Western Province beat a heavily favoured Sharks team at Kings Park last season to claim the 2017 Currie Cup. The tables have turned for this year's final at Newlands. Photo: Muzi Ntombela/BackpagePix

DURBAN - While history bodes well for the Sharks this weekend, as they take on Western Province in very similar circumstances to the 2013 final, they will also be aware that when they were in Cape Town last they were probably undercooked for their clash with the unbeaten home side.

2013 bears a scary similarity to the events that are unfolding currently in 2018, especially considering the equally similar years of 2012, and 2017. In 2012, the Sharks were the heavy favourites for the Currie Cup trophy, but were beaten at home by Province. (This was a similar case last year in the same competition, ). Then, in 2013, Western Province were the favourites, going through unbeaten, only to lose at home to the Sharks.

Thus, the Sharks now need only lift the trophy to make history repeat itself almost exactly, but that is the only history they will want to bear repeating. When they were in Cape Town at the end of September, they were given a 50-point hiding, something that assistant coach Nick Easter believes they have at least learned from..

“We know what a quality side Province are and how lethal they are,” the former England international explained. “We have to be well prepared and focused for 80 minutes. It was a big wake-up call from where we were - we were probably stuttering though a few performances - but now we have a little more consistency because we know exactly what it will take to become champions.”

The rough and tumble of that battle in Cape Town certainly jolted the Sharks a bit as they had previously been able to coast through most of their games untested. But having that ‘wake-up call’ has helped the side reach new heights at the right time.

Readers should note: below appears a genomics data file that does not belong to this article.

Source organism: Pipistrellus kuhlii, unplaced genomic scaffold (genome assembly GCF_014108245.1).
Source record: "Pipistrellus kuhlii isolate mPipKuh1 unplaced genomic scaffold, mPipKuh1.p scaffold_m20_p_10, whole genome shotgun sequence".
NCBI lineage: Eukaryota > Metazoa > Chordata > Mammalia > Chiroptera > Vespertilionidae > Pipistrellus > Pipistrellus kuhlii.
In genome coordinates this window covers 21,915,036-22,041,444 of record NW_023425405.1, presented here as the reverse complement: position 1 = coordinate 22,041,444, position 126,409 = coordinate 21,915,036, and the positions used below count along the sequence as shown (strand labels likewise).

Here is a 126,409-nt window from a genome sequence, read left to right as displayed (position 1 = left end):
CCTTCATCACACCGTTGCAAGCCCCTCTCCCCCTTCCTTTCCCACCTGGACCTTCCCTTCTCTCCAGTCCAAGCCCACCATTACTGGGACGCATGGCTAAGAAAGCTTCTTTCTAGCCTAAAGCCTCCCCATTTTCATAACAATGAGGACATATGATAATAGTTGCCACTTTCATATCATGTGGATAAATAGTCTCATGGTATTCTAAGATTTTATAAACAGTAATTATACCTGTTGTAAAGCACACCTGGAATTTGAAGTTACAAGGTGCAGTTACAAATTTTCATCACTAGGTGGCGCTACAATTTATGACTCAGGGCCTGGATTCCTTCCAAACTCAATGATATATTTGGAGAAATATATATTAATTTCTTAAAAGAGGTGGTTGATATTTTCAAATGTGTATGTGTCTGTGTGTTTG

“I think our guys have definitely kicked on since that game, there is much more clarity in what we are trying to achieve,” Easter added. “Our error rate and turnovers were too much in the first game and those guys punished us and exploited flaws in our systems. And they do say you learn more when you lose, and as much as you try and treat each week as the same, and try not to be outcome-driven, it often turns out like that in professional sport.”

It is not only that the Sharks have been better in the matches following on from the Province loss, it is that they have matured and become a better collective unit heading into the big finale on Saturday.

“We are very happy with where the guys are from where they have come from,” said Easter. “They have taken a lot of ownership in the last month, a lot more responsibility, and are driving the standards in training and as a result in the games, and it is all down to them.”

The Star

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